Every once in a while, not nearly as often as I would like, I treat myself to a pedicure.  For $30, I get to sit back and relax as someone else does all the dirty work of making my feet a little less ucky.  To be fair, I should say that I really dislike feet, even my own, so I spend most of the time feeling embarrassed about making someone else touch my feet.  But I sit through it so that when I wear sandals or peep toes or take off my shoes at home, I don’t look like a cave woman.

Through all of that embarrassment, I still find the whole process to be relaxing.  I look forward to my roughly bi-monthly visits to the nail salon.  Sometimes, I don’t even bring in my cell phone, so that no one can bug me while I’ll sit there reading a random magazine and trying not to kick my technician in the face when she tickles my feet.

So this weekend, I left my husband and daughter at home and went for a little Mommy time.  I plopped down in my vibrating chair with OPI’s Diva of Geneva and prepared to be spoiled. All of a sudden, I hear a sound that I’m not supposed to hear at a nail salon.  It’s a sound that I hear all too often, but just shouldn’t be subjected to when I’m trying to relax.  I hear Ariel.  Ariel from Disney’s The Little Mermaid singing about whozits and whatzits and thingamabobs.  It’s a great song, don’t get me wrong.  I hope it sticks in your head the rest of the day now, too.  But I don’t want to hear it while I’m trying to have my ‘Me Time’.

Why was The Little Mermaid playing at a nail salon?  That’s a great question!  I’m glad you asked.  It was playing because the mother next me had brought her 7 year old daughter in for a mani-pedi as well.  “She got an A on her spelling test, so we’re having a Mommy and Me trip to the salon.”  The woman told me in a hushed and excited tone.  “That’s… great,” I managed to say awkwardly as I remembered the sticker I was lucky to get on a test in elementary school.  As the mother/daughter combo finished up about 20 minutes later, I heard the mother make their next appointment.  Apparently, three weeks from now, the little girl will have aced another test.  “Let’s make sure she gets the Princess Chair again, too!”  That’s right.  My favorite nail salon has installed a Princess massage chair for the 12 and under set.  And it comes with a DVD player, so the little girls can watch their favorite princess movies during their Mommy and Me time.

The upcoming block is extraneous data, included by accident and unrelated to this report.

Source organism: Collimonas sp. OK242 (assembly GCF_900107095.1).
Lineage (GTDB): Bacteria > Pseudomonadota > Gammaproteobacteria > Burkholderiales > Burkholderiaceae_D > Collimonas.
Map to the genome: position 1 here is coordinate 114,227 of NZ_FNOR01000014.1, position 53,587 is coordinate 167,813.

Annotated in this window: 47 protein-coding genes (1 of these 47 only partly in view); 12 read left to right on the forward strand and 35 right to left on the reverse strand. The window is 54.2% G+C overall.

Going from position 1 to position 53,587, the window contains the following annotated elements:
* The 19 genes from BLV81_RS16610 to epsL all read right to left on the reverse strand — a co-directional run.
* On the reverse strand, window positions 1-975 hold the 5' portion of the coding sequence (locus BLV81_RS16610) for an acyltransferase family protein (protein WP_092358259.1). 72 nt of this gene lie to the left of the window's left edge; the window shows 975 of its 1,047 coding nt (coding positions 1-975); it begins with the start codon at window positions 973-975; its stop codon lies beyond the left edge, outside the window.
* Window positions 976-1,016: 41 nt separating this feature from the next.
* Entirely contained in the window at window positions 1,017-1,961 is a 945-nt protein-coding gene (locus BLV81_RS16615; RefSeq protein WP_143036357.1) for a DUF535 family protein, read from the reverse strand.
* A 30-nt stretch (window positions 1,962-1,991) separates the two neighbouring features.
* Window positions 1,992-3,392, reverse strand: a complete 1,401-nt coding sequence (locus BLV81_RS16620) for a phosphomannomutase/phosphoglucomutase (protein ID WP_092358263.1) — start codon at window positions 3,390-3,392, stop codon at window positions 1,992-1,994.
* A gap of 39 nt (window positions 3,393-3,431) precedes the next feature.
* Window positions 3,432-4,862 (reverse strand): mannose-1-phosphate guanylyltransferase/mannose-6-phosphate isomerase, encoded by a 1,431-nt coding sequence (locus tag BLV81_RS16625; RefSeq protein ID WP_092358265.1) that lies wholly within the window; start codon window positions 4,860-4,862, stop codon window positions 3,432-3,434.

Now I can fully support Mommy and Me swim classes, yoga workouts and tea time.  My daughter and I spend lots of time dressing up like princesses and dancing around our house.  But Mommy and Me mani-pedis just take it too far.  A line must be drawn!  And here is my big line in the sand.  If I can’t even get away once a month and spend $30 on my poor toes, there is no way my little girl is going to get monthly $25 mani-pedi of glittery pink polish that will chip off in two days.  And I can apply that crap at home!  I don’t have feminist issues with allowing my daughter to sport Lisa Frank-inspired neon fingernails.  I have a logical issue with spending that much money so that my daughter can pretend to be a grown up.  If I’m going to spend quality time with my daughter, I hope it will focus on child activities, something the two of us can learn and do together.  Something suitable for a child.  I hope Mommy and Me time doesn’t become a situation where I drag my daughter along to my grown-up girl activities and call it bonding.

I don’t think we need to have another place where children are banned. I’m not saying that salons should start carding. But next time, maybe I’ll request the princess chair at my nail salon.  That way no one’s little darling will be there to ruin my Mommy time.